2. The psalmists and the prophets were not self-serving (1Pet 1:12). They were selfless as they saw the promised life from God at a distance, sang about and rejoiced, not just desiring some personal success or prophetic victory. They were happy to serve others who are yet to come (Heb 11:39,40).
  3. The authors of these passages were also moved by the Holy Spirit and were not proclaiming their own interpretation of the current events (2 Pet 1:20,21). To understand a prophecy, we need the same Spirit who gave the prophecy – the Holy Spirit. Rarely, we talk about the per-incarnate Holy Spirit or the Old Testament’s Holy Spirit. This is how the psalmist was able to write about the future, that is how we can understand such passages.

To summarize, these song writers where “pen-pals” with God and were able to set their pen to paper what was etched in their hearts as they sought God, waited on him, see his place and face many difficult current events. Through these times these singers saw the greater work of God as sang about it into the future- things even angels desire to look into (1Pet 1:12b).

There are also other passages such Moses’ test (Deut 18:15-22) on who is a prophet, one whose prophecy actually comes to fulfillment. Remember also prophets don’t contradict other prophets, as Paul himself says ” the spirits of prophets are subject to prophets” – 1Cor 14:32. The passage in Rev 19:10 also sates another very crucial idea in prophecy “The testimony of Jesus is the spirit of prophecy.”

Jesus – better than angels

The this theme “better” continues to help the Hebrew believes see the greater and the expedient new life they now have is the result of greater mediator. One who is the Son of God and will rule eternally to bring peace, justice and righteousness (Heb 1:8,9). This brings us to the idea that the covenant and hope brought in by Jesus gives “so much greater salvation” (Heb 2:3) to which we must pay greater attention.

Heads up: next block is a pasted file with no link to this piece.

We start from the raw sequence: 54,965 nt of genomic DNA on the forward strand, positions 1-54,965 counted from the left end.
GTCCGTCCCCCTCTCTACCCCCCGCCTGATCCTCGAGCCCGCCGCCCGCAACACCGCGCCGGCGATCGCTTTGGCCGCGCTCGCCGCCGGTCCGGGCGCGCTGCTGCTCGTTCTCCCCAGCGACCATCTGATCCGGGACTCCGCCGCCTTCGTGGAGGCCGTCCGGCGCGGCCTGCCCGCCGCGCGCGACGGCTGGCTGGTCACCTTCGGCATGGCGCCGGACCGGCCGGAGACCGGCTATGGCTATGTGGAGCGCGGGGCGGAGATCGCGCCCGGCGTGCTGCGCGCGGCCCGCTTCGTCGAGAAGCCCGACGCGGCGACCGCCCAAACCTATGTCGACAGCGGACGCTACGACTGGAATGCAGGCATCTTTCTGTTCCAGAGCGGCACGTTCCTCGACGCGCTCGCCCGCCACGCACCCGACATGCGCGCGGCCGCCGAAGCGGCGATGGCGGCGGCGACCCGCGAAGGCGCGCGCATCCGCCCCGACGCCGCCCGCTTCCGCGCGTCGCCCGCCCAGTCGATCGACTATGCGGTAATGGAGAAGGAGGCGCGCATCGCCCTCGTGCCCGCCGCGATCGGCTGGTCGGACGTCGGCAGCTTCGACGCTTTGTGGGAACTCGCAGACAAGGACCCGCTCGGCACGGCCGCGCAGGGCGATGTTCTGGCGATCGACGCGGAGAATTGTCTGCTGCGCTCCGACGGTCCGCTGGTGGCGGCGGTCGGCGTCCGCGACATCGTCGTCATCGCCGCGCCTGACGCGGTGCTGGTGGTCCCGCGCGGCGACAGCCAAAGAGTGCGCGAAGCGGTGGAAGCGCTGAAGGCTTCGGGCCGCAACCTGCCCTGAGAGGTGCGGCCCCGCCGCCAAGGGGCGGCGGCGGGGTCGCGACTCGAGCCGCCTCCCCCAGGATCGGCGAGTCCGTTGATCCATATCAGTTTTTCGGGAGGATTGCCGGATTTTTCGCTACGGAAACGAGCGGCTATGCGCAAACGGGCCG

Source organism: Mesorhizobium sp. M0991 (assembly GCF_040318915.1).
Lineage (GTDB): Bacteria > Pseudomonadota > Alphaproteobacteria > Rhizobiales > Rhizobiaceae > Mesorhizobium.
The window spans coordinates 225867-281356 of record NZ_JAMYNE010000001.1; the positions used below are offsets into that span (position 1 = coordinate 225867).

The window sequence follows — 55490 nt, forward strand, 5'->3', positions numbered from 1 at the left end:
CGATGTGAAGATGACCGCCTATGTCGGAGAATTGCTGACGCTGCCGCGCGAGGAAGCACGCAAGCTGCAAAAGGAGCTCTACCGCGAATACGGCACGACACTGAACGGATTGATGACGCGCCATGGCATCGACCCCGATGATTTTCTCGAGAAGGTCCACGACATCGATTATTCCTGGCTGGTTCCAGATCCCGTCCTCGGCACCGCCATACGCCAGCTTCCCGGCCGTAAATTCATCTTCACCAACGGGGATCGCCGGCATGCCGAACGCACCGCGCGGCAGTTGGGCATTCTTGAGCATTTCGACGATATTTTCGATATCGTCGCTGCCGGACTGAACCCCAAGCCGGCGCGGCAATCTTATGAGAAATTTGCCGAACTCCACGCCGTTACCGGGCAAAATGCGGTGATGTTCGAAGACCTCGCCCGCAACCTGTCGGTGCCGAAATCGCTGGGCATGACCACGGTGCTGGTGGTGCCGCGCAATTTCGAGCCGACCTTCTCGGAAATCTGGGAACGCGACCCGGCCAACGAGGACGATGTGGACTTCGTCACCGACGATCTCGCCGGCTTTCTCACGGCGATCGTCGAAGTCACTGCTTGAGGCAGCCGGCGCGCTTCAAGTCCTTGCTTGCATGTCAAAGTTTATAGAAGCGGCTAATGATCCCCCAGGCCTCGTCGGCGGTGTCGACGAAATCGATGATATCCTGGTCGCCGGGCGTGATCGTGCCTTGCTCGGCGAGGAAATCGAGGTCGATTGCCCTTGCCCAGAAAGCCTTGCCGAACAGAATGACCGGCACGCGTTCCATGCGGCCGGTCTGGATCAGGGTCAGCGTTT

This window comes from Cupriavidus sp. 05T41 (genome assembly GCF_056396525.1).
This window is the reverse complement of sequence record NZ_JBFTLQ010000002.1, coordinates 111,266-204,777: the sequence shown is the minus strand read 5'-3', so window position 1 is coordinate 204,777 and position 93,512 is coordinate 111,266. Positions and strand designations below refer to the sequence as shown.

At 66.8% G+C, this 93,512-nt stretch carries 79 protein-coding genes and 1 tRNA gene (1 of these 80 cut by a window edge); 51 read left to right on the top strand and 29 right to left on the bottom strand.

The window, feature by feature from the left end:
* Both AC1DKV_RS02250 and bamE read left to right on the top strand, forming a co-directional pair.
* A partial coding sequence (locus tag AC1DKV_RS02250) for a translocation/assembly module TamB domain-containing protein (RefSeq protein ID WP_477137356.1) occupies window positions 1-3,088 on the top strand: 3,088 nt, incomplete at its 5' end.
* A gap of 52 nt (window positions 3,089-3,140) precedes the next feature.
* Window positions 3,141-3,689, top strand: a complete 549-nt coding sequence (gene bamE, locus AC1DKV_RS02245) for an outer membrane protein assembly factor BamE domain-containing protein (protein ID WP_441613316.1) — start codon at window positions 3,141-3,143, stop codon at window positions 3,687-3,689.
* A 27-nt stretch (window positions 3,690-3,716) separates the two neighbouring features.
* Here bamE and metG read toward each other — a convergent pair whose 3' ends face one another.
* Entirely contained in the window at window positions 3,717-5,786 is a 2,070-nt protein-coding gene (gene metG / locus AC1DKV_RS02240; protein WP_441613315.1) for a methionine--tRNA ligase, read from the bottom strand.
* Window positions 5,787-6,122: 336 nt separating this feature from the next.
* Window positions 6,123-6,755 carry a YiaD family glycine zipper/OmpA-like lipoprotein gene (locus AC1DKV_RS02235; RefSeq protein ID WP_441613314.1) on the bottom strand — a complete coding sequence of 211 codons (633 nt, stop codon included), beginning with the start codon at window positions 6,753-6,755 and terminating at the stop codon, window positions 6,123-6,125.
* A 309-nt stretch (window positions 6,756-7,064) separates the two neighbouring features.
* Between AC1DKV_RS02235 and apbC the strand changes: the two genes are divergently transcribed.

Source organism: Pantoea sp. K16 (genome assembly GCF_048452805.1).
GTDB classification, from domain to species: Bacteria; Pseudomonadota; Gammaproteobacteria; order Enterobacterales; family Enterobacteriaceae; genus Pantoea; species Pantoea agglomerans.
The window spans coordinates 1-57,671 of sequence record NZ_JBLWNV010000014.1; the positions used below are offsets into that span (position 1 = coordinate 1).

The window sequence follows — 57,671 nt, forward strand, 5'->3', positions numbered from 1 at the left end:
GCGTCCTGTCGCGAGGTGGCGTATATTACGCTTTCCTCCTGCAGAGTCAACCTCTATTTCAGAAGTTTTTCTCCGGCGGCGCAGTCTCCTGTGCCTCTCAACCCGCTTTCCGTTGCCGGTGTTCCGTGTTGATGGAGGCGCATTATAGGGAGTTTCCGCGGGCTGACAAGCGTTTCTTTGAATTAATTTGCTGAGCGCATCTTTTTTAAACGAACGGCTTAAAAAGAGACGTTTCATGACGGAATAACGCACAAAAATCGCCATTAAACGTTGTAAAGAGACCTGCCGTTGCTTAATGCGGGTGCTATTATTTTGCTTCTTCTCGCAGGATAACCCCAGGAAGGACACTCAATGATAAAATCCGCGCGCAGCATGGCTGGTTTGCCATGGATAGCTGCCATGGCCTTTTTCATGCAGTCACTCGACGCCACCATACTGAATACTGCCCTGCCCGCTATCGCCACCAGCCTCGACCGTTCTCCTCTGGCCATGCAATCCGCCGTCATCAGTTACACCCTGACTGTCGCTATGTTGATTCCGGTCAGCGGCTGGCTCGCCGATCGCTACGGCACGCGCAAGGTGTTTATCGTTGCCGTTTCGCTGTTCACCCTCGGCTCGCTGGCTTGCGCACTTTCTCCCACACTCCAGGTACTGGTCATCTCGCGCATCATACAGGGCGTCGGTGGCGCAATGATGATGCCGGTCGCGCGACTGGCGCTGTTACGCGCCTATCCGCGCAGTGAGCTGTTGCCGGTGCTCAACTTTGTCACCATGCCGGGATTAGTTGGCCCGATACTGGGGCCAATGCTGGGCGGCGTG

Drifting away

The passage in Heb 2:1-4 has a staunch warning from drifting away – why is the Hebrews author feel so strongly about believers drifting away? Aren’t we saved by grace, how can we drift away or loose our salvation? or is the author talking about unbelievers who are pretending to be believers?

We can mostly agree the author is addressing believers who have taken some initial costly steps to become Christians against the social tide of Jewish culture and the local pressures of a Roman controlled world. The author is urging the believers to pay close attention as he is probably observed the natural tendency of his audience to treat Christian faith in the same way their forefathers treated the Jewish religion.

We are saved by grace and also held in our faith by grace (Col. 2:6). Nevertheless, the believer needs to test their hearts to make sure that they are not “fooling God” (Gal 6:7) about salvation. This involves a diligent working out of our faith to salvation with fear and trembling (Phil 2:12). We also should recognize that if our strength is too small to handle our suffering makes us loose physical and emotional abilities to cling to God, God is faithful. He himself does not “play chess with man”, as Einstein himself has said in a different context. God desires our best and we can always fall freely into his hands to find grace to our time of need.